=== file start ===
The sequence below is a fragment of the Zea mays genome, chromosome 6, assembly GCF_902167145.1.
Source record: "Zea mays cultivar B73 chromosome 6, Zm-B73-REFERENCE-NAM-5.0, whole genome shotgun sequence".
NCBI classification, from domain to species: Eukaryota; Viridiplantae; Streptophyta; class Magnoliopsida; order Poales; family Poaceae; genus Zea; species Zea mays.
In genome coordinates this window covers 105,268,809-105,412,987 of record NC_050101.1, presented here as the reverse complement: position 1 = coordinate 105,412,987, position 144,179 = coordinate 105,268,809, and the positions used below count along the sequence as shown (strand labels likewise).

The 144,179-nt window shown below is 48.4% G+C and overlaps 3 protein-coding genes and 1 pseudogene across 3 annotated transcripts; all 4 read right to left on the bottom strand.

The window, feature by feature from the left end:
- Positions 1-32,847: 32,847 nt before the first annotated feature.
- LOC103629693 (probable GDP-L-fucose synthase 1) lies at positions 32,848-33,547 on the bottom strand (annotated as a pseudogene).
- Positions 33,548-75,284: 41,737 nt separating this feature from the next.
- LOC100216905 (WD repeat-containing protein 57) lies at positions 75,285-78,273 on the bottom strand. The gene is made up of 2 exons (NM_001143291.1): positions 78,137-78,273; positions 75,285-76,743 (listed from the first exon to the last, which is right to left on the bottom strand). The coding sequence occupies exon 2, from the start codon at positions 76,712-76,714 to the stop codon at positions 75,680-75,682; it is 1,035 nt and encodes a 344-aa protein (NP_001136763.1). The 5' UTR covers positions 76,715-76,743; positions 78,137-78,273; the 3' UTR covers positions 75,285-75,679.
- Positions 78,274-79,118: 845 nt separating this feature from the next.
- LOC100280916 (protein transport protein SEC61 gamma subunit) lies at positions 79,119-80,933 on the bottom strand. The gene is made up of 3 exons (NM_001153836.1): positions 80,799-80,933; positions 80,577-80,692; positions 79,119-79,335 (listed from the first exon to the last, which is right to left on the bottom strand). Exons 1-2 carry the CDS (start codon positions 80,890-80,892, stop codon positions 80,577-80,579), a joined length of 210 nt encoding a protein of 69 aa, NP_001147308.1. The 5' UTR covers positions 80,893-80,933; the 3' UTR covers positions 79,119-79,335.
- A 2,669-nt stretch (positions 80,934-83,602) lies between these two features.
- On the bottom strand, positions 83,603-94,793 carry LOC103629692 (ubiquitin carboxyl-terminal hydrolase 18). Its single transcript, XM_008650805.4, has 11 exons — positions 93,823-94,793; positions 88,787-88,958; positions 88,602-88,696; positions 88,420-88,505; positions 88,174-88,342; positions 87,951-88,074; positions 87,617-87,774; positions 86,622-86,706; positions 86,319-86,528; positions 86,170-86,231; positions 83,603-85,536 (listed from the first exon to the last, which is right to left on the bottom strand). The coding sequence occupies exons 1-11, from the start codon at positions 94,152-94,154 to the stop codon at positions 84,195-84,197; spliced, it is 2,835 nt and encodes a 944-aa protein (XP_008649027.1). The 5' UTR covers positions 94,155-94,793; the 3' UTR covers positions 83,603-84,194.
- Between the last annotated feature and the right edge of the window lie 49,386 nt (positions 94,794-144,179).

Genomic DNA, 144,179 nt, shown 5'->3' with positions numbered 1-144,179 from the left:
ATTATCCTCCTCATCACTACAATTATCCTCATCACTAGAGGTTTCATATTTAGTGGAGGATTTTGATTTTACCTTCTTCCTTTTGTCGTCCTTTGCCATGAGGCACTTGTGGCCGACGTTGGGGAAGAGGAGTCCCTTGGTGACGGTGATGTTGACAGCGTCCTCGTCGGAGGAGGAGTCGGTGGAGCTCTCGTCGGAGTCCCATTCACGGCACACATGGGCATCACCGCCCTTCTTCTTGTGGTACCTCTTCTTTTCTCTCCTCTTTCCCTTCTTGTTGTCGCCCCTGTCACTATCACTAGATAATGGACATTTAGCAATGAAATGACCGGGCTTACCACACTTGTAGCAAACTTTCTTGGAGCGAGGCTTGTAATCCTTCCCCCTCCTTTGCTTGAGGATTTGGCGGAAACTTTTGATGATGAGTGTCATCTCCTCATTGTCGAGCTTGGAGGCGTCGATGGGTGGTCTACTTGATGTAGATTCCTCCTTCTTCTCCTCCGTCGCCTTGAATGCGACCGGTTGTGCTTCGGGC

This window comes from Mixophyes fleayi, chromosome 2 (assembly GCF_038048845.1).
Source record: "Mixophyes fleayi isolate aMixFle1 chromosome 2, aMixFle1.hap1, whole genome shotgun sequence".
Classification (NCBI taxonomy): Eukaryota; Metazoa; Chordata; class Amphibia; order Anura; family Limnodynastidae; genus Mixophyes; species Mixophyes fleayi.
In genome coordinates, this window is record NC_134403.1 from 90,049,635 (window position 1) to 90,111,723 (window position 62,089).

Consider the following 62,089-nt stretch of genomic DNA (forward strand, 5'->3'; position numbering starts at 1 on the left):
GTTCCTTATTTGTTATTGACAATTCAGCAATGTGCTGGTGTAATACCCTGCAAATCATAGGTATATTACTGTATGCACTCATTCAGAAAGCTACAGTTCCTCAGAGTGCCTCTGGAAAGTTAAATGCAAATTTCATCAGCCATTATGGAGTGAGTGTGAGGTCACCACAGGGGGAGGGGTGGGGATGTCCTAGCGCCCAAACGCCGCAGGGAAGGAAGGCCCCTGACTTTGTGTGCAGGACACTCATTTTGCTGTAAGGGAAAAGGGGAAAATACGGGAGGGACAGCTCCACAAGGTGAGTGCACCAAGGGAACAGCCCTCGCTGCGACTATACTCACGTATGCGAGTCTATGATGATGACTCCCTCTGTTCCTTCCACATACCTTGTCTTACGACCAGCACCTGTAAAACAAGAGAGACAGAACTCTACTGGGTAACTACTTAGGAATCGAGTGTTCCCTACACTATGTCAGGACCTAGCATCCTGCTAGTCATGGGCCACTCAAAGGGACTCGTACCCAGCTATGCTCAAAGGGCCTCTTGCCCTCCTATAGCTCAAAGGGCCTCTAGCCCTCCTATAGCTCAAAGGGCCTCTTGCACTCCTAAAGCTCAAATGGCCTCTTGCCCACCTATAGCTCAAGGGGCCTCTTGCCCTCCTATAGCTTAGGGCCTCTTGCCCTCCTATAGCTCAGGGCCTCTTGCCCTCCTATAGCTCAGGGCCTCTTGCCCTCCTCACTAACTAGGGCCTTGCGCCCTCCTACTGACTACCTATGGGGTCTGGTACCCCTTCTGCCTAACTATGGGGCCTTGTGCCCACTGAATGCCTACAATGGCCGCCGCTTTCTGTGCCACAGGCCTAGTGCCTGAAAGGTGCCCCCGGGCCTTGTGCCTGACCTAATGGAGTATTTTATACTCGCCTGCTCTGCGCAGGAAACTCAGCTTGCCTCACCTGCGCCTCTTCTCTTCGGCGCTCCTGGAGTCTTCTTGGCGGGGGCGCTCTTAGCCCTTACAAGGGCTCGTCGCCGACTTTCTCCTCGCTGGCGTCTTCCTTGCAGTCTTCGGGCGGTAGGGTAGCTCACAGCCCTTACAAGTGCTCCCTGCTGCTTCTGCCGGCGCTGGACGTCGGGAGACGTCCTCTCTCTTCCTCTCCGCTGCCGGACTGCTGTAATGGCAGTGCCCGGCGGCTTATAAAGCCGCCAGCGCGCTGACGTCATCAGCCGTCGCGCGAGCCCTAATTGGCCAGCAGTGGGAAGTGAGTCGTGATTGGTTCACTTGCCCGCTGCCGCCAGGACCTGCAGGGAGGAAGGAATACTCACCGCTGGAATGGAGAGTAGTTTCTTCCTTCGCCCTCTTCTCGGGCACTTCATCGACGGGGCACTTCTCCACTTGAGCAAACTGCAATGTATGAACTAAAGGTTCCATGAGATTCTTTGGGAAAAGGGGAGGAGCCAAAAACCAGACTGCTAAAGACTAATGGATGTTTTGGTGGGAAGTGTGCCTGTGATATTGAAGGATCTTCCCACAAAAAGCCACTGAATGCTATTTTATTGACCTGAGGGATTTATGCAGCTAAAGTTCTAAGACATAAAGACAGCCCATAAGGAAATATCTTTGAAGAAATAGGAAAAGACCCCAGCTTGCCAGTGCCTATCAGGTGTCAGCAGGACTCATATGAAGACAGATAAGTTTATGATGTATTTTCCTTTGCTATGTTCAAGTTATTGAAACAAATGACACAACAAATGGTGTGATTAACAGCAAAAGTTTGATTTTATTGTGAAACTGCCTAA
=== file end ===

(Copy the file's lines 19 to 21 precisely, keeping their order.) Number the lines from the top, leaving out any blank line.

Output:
Source record: "Mixophyes fleayi isolate aMixFle1 chromosome 2, aMixFle1.hap1, whole genome shotgun sequence".
Classification (NCBI taxonomy): Eukaryota; Metazoa; Chordata; class Amphibia; order Anura; family Limnodynastidae; genus Mixophyes; species Mixophyes fleayi.
In genome coordinates, this window is record NC_134403.1 from 90,049,635 (window position 1) to 90,111,723 (window position 62,089).